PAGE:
was a collection of about seven hundred epigrams presenting portraits of outstanding personalities, including Luther and Kochanowski, and the
, a book of short poems in ribald style. Rej also wrote verse plays, religious treatises, and translated the psalms.
Polish Renaissance literature reached its highest point with the poetry of Jan Kochanowski. He was steeped in the great traditions of the ancient world, namely Greek mythology, Greek and Latin literatures, and the Bible. He was familiar with the programs and achievements of Italian humanists and the poets of the French
, whose goals, including the propagation of national languages and literatures, were advanced by the Reformation. He also reached out to his native heritage and language. Out of these deep sources of inspiration Kochanowski created modern Polish poetry, widening its thematic range and setting a course for its growth. He also enriched its form and stylistic options.
Kochanowski was above all a lyric poet. His books of
form a collection of about 300 epigrams, anecdotes, and light poems, a real compendium of the poet's experiences and observations. Some of them, to mention only
On the Linden Tree
, perceived as samples of national wisdom and pictures of the bygone beauty of nature, are read by every child in Poland. Others, including
On Human Life
, address in a few lines the essential topics of the Renaissance worldview. Still others, for example,
On a Spanish Doctor
To a Maid
, entertain the readers with good natured humor.
Kochanowski's major lyric form was the song. His songs were modelled on Horatian odes and Petrarchan
, and dealt with the themes of friendship, love, religion, and philosophy. One of them, published in 1562 and known as
Hymn to God
, a thanksgiving prayer expressing some of the most characteristic ideas of Renaissance philosophy, is full of serene optimism and joyful fascination with God's creation. The poem praises the beauty and harmony of the world and man's secure place in it. The poems from a cycle entitled
Saint John's Eve Song
attest to Kochanowski's interest in Polish country life, folk culture and customs. The songs were written in novel poetic patterns, varying in the length of lines, number of verses, and sequence of rhymes.
The poet's mastery of the vernacular and profound knowledge of the Renaissance ideas were displayed in his adaptation of the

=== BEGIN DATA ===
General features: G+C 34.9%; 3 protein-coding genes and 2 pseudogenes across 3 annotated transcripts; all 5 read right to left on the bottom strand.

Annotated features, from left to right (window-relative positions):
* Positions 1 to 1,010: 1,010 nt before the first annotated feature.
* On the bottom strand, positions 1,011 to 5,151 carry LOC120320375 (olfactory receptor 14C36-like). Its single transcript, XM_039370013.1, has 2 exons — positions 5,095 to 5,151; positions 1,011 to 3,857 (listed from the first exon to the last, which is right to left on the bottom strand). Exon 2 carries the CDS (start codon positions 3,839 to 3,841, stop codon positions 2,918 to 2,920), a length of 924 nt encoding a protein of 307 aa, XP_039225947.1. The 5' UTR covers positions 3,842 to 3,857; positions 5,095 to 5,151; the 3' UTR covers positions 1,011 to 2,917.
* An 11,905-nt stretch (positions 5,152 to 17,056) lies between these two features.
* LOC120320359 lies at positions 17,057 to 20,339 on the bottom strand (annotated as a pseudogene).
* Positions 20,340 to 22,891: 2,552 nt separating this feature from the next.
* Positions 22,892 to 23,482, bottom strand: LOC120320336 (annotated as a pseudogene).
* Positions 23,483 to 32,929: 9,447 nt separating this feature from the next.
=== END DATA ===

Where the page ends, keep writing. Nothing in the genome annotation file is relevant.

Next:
Book of Psalms
, in which he used fifteen syllabic types of verse and thirty two types of stanzas. In
The Dismissal of the Greek Envoys
, an original Renaissance drama filled with the classical spirit, Kochanowski introduced unrhymed blank verse into Polish poetry. The
, the most mature and personal of Kochanowski's poems, form a cycle of nineteen elegies, written after the loss of his daughter. They are considered one of the most poignant expressions of a father's sorrow in world literature.
In 1584, when Kochanowski died suddenly, Sebastian Klonowic wrote in his honor thirteen
. A burgher from Lublin, Klonowic excelled in long descriptive poems based on keen observation of country and city life. In
Sailing, that is Navigating Boats
, Klonowic described the raftsmen's customs and activities during their annual voyages along the Vistula River to Gdańsk, while in
, he painted in fine detail many realistic scenes, featuring thieves, crooks, and tramps, frequent visitors in the town hall courts and jails.
The spiritual character of Polish poetry is visible in the elaborate sonnets of
Mikołaj Sęp Szarzyński
, a fervent Catholic, who often saw the human condition in tragic dimensions. Sęp Szarzyński struggled with an overwhelming sense of the vanity of life and with his own weaknesses, achieving in many a poem a dramatic tension which would subside in an emotional climax. A mood of religious reflection, colored by melancholy and pessimism, permeated the poems of Sebastian Grabowiecki, the author of
, who found inspiration in Spanish and Italian mystical poetry.
, who was influenced by the Bible and symbolical writings, concerned himself with questions of man's fleeting existence in the universe.
Kasper Miaskowski, Szymon Szymonowic, and Szymon Zimorowic occupy the borderline between the Renaissance and the Baroque. Although Szymonowic wrote mostly Latin verses, it was his
, a genre he introduced into Polish literature, that became his major poetic accomplishment. The provenance of the
is classical, their form imitates conventional eclogues, yet the best of them, including
, are realistic and true. Szymonowic was able to describe the beauty of nature and paint delicate scenes of rustic life, showing against this pastoral background the hard, sometimes brutal reality of the peasant's lot. Zimorowic's
Roxolans, or the Ruthenian Maidens
is a collection of melodious love poems, inspired by folk songs, a gentle echo of Renaissance harmony.
Printed source: Polish Literature from the Middle Ages to the End of the Eighteenth Century. A Bilingual Anthology, by Michael J. Mikoś, Warsaw: Constans, 1999.